This picture doesn’t quite capture how bright and new the sneakers were but it was enough to make me turn back and ask to take a picture. the woman was at first reluctant to be in it, but was persuaded fairly easily when I said the picture would be better with two people in it. Used my flip out screen for this one, crouched down low to get the shoes and the couple’s faces.
Last New York photo from my father’s collection of Kodachrome slides (story in this earlier post). This one was a real treat for me and turns out not to have been taken by my father at all and not even to have been taken in the 1950s but in the mid-1940s and not to have been taken in NYC but in Carmel, New York where my maternal grandparents had a house. It is a picture of my grandparents when still way younger than I ever knew them, in front of the house, with their friend (or cousin?) Tilly (on the left) and her dog, Mr. Chips. Above them on the porch, my mother salutes the unknown photographer (Tilly’s husband?) beside the flag. There were a few versions of this and the slides were unbelievably schmutzig, requiring so much retouching that it slowed down my computer.
Continuing with my father’s Kodachrome slides from 1957, New York (full story here), here are some portraits shot in Central Park, first of his sister, my late Aunt Ginger (her real name was Ella – guess why she was called Ginger) and 2 very different ones of my Mother, shot in different years, the bottom one, definitely 1957.
Continuing with the exploration of my father’s Kodachrome slides from the 1950s (see the original post here), we turn to Germany. Most of the upcoming images were taken in Bamberg, the town where my father was billeted in an apartment with my mother. They were there from approximately the summer of 1955 to the summer of 1956 with trips to England, Switzerland and around Germany in between.
We’ll start with a trio of images, I think all taken in the same spot, some kind of stone balcony overlooking the town, (perhaps at the Rose Garden?) with one portrait each of my mother, my father and my father with an army buddy my mother identified as Chet, “who came at the weekends and never left.”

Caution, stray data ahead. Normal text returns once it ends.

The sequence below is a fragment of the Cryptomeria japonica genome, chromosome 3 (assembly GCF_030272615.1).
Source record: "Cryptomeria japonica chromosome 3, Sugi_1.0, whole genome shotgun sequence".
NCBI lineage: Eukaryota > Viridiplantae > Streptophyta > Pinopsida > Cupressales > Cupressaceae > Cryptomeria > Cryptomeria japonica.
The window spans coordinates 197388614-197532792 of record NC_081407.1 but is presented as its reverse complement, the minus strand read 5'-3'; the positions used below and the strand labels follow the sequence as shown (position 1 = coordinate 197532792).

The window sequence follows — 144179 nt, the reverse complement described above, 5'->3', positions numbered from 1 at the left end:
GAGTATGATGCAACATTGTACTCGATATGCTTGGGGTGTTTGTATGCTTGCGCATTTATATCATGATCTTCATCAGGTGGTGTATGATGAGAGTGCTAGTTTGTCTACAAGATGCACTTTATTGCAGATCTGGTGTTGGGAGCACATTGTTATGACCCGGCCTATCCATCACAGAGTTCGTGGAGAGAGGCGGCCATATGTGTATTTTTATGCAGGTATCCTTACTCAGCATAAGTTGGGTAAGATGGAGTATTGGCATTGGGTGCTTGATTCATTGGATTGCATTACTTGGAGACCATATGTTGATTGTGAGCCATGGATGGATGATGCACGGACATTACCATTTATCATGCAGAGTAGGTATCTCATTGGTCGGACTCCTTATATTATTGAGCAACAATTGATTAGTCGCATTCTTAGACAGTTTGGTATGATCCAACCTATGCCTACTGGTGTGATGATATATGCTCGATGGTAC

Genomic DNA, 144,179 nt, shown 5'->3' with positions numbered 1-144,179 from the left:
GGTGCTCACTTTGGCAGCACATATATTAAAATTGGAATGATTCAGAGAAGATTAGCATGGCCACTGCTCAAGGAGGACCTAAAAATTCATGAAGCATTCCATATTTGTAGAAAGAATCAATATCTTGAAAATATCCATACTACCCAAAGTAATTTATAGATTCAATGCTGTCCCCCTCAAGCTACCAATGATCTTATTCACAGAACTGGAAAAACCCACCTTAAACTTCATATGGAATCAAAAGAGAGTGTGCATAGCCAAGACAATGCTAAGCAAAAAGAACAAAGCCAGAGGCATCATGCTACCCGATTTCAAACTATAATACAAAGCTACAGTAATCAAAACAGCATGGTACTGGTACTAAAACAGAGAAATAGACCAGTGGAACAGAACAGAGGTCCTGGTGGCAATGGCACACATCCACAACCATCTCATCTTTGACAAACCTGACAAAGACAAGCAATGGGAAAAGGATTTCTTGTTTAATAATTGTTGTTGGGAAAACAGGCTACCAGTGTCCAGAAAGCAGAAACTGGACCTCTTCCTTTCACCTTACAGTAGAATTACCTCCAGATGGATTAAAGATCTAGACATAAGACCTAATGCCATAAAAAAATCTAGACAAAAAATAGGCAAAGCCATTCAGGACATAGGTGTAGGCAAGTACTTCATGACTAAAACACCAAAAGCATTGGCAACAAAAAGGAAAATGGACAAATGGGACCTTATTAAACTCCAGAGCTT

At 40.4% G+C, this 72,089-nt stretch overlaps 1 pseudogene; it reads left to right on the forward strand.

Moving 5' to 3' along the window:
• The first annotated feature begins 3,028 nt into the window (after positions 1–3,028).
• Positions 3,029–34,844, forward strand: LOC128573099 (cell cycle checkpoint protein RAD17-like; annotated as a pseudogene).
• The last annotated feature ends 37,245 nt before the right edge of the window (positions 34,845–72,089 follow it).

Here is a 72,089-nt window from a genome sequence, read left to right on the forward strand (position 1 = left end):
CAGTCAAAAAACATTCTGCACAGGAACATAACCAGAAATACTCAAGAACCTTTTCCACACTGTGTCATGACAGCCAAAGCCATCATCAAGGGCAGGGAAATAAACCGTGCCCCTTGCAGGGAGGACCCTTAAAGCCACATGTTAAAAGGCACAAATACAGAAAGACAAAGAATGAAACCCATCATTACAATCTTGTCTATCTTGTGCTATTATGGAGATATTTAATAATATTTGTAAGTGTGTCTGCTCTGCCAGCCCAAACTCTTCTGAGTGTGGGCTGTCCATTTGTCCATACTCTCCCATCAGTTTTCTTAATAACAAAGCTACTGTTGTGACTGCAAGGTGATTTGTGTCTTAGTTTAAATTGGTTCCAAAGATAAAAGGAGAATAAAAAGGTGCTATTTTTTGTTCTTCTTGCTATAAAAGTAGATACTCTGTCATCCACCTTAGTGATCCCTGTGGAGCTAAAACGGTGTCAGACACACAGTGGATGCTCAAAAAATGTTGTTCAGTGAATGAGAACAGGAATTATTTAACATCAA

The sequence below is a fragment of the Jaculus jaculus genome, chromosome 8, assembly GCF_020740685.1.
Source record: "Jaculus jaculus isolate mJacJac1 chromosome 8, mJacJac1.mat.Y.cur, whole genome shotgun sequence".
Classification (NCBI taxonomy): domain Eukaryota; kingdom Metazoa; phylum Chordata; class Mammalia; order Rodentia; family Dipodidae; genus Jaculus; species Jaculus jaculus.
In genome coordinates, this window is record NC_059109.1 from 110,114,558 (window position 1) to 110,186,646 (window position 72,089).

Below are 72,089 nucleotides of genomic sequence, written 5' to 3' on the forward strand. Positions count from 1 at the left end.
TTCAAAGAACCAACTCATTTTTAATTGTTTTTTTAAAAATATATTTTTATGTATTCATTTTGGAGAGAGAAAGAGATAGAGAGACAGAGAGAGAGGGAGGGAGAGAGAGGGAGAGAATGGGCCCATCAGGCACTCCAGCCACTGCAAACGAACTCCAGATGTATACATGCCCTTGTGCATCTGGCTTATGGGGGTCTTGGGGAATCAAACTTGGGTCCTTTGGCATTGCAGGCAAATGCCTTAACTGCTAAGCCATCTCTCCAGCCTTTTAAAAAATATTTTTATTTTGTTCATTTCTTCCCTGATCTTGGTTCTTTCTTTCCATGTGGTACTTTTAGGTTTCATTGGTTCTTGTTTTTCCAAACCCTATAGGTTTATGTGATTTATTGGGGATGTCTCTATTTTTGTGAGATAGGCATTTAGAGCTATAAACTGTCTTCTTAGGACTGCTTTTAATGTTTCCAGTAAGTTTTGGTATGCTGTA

The bottom shot was a kind of monochrome greeny-yellow. I tried adding some warmth to it, not very successfully and made the sky bluish to add a little interest (winds up looking like one of those hand-tinted B&Ws). Needless to say, while I’ve been calling these “my fathers slides,” and it’s possible he set the camera up on a tripod, I think it unlikely he took at least 2 of these.
And now a return to some of my father’s Kodachromes from the 1950s (see the full story here). Let’s finish off the UK with a couple of family shots from Brighton. In the first, my mother is perfectly radiant in prime blue and red while all about her is dreary, monochromatic gray (requiring absolutely no Photoshop fiddling on my part – this is virtually out of the camera). In the second shot, my father chomps on a piece of Brighton Rock, a bright pink log of pure sugar with the words Brighton Rock in red running right the way through from one end to the other so you see them wherever you are in the days-long it takes to get through it. Note that everyone at “the beach” is fully clothed.
Saw the Mapplethorpe exhibit while at the Guggenheim, which of course inspired me to shoot square portraits in black and white.
My mother poses on an empty pavement before the Houses of Parliament. Full story here.
It was freezing in the apartment for some reason so I’d switched first to a sweater and then to a hoodie. Seeing myself in the mirror, I thought there’s one crazy, old, angry guy.